William Russell's house in London's East End makes the first domestic use of Cryoform's off-the-shelf steel covering
The grey sky was draped low over east London's Brick Lane the day I went to see William Russell's house. The area's scraggy mix of dirty Victorian brickwork, shuttered backstreet lock-ups, overstuffed wholesalers' displays stocked with spangly gewgaws has been shaken up by Russell's tough but crisp block of steel and glass. But there is, refreshingly, nothing precious about this architect's new house. Russell has avoided the prissy minimalism or self-conscious billboarding of many architects' houses.
The hard surface and occasional glint of the galvanised steel cladding, coupled with the basic, raw concrete and the skeletal structure and fittings, make the building a very London shade of grey. It seems to reflect the dense cloud and suck up the monotone of the pavements, wire fences and steel shutters that characterise the area.
The architect has achieved this palette with an innovative and cheap surface solution. The street elevation is clad in galvanised steel. The covering is based on an off-the-shelf system from Cryoform but it is a product that had hitherto only been used in big shed buildings, industrial structures and offshore platforms. This use, which sees 50mm of insulation sandwiched between two layers of steel sheeting, is the first in this kind of domestic, street-front setting.
As the house rises, steel gives way to glass, climaxing in a huge sliding window (weighing, Russell tells me, 750kg) which makes the lofty double-height space at the heart of the interior feel almost like a terrace.
Living, cooking and dining all happen in this expansive, deceptively simple volume within which areas are defined by varying ceiling heights. Even on the grimmest of London days, the space is no less visibly light than the outside. The top floor also encompasses a roof terrace framed by exposed steel beams where the skeleton seems finally to make itself visible. The light and airy internal volumes are knitted together by a dark, profoundly solid stair core in which the stairs, walls and solid balustrade are all of coarsely finished concrete.
The articulation of the facades is simple, the rhythm being built up through the layering of the fenestration and the repetitive units of the steel cladding. The entrance is announced through a cutaway from the main volume, creating a kind of porch so that the bulky volume of the corner is suspended over what becomes the visual focus. The door looks as tough as the lock-up workshops in the railway arches which sit astride so many of the roads around the area and clad, like the solid surfaces elsewhere, in galvanised steel.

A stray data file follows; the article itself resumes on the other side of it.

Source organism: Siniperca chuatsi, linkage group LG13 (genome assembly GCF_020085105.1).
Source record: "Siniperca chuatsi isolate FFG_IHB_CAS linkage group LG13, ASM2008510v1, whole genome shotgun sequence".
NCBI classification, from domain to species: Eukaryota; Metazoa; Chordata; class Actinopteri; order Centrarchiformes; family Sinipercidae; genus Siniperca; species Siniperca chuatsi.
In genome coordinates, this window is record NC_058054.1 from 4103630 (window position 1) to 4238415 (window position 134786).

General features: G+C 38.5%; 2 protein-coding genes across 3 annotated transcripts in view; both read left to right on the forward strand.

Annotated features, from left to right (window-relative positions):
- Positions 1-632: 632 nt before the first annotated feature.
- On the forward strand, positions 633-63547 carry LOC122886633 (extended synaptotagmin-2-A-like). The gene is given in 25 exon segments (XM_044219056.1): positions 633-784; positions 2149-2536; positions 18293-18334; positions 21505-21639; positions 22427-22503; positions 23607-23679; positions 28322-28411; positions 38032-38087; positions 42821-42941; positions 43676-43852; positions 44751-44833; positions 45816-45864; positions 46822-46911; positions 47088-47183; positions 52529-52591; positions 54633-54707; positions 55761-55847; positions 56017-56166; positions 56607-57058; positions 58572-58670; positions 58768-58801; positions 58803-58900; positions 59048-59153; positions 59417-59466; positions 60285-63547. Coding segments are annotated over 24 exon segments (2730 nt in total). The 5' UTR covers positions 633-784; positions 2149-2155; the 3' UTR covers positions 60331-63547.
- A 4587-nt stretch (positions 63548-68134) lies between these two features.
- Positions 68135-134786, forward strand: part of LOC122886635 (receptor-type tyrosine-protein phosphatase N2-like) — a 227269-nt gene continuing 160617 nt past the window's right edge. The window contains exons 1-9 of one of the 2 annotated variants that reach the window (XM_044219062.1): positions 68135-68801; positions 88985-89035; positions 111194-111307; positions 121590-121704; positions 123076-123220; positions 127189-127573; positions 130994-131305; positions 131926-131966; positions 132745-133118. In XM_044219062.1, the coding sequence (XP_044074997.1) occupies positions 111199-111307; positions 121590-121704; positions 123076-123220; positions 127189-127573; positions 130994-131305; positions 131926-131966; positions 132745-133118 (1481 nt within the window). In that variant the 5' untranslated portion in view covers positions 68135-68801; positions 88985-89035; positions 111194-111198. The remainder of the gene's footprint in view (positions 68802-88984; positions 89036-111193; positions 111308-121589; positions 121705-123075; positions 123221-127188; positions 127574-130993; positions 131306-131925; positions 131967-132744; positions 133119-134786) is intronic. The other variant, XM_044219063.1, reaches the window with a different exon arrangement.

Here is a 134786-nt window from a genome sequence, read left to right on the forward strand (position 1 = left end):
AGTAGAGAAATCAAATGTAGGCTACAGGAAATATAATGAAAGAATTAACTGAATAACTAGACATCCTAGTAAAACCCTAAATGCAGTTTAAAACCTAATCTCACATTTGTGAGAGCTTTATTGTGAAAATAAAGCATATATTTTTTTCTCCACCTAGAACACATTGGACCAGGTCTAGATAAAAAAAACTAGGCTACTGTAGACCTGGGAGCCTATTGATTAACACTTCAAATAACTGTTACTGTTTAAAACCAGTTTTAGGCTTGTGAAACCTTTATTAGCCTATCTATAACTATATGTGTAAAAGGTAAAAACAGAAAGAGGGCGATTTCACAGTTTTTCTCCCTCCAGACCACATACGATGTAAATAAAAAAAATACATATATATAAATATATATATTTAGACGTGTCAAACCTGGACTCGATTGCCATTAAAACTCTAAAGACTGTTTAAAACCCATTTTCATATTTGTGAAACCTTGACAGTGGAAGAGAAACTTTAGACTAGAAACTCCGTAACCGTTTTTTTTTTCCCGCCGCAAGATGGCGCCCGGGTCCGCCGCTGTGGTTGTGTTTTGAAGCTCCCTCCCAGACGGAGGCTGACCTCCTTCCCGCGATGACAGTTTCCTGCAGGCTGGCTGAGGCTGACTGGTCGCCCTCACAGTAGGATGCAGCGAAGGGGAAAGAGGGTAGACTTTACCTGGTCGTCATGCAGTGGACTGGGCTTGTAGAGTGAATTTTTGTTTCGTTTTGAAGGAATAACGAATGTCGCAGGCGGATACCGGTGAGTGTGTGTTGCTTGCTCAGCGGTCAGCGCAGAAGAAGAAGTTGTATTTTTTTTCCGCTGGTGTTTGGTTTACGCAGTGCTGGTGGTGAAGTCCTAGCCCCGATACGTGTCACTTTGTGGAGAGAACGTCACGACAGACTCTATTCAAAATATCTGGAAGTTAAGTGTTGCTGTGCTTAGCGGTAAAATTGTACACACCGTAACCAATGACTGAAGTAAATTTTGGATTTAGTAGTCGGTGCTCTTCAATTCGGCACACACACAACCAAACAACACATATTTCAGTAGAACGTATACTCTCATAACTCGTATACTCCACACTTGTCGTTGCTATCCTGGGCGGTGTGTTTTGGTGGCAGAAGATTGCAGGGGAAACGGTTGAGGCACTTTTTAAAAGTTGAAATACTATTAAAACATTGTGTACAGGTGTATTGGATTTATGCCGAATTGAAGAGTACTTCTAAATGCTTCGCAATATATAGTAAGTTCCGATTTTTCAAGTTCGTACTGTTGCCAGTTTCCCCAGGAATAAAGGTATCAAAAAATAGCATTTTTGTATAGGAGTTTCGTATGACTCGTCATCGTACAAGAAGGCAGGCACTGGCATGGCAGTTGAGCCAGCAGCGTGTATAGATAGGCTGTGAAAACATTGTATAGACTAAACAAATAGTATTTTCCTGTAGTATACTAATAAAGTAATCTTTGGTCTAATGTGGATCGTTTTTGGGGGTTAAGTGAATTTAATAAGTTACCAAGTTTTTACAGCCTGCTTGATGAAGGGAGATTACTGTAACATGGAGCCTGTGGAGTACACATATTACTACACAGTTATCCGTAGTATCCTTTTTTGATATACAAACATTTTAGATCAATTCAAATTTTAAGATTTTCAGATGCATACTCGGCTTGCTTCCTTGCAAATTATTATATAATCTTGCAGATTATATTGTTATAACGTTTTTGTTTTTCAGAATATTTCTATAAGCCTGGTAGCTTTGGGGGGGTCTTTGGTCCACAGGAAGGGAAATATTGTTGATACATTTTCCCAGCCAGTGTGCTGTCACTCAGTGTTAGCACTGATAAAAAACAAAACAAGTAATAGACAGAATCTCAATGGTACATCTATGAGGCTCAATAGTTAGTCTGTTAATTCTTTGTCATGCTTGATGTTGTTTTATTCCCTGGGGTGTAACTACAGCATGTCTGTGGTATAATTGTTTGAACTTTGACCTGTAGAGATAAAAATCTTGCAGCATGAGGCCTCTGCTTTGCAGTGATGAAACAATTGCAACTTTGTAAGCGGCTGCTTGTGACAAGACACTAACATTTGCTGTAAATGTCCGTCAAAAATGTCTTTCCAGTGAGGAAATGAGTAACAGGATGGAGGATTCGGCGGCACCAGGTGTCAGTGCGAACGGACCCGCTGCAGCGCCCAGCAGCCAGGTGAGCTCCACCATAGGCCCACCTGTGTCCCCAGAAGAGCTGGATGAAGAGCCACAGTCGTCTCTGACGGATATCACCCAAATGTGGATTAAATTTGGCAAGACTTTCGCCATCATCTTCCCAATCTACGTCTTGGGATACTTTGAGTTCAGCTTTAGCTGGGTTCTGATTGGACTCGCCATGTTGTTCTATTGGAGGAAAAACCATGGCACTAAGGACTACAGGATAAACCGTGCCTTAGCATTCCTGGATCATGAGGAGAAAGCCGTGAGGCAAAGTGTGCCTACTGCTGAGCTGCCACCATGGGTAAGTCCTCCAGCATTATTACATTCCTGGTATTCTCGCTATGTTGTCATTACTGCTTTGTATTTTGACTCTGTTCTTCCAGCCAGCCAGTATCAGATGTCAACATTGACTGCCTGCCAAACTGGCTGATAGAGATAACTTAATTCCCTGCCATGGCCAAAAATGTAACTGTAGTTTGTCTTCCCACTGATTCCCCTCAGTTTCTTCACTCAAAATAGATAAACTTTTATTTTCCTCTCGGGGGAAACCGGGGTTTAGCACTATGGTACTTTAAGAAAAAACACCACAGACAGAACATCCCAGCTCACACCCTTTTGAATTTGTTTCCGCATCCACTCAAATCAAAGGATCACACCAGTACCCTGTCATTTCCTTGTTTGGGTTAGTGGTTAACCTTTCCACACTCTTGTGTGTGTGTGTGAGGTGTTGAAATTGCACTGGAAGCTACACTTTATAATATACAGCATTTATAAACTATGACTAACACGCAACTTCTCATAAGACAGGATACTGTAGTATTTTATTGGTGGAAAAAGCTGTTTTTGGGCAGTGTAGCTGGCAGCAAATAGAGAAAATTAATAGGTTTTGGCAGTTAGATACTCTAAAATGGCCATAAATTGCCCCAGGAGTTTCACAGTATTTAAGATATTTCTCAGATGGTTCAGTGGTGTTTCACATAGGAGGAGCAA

Off this, a continuous window illuminating the double-height basement (conceived as an independent unit to be let out but easily worked back into the main volume later) gives the illusion of a house floating on no structure at all. The bedrooms on the first floor are lit by twin full-height windows (one half-height steel panel in each room is also hinged to open for ventilation) and, above these, translucent sheets of glass replace the steel walls. From twilight onwards, these translucent sheets reveal the shadows of the concrete structure and the delicate and changing pattern of illumination within.
The surfaces within are relentlessly concrete. From the floor to the walls through the built in work surface and ceilings, there is little that is delicate about the finishes. This is an interior built less for the architectural photographer's lens and more for the life of Russell's family. The robust, semi-industrial window frames are also constructed in galvanised steel, with joins and welds left exposed rather than being ground smooth.
The sill for the huge sliding window doubles as a handrail which sets up a kind of dado datum in what would otherwise appear an inordinately tall domestic space.
Russell's achievement is commendable.
He has created a block on a severely restrictive site and carved from it a varied and fascinating series of spaces. Furthermore, his use of basic materials in an innovative and thoughtful fashion allows the house to mingle effortlessly with its urban neighbours.
He has also, almost certainly, elevated Cryoform and Corus' mass-produced galvanised products into a highly desirable, and almost painfully hip external finish which straddles the awkward gulf between the fashionable and the gritty urban.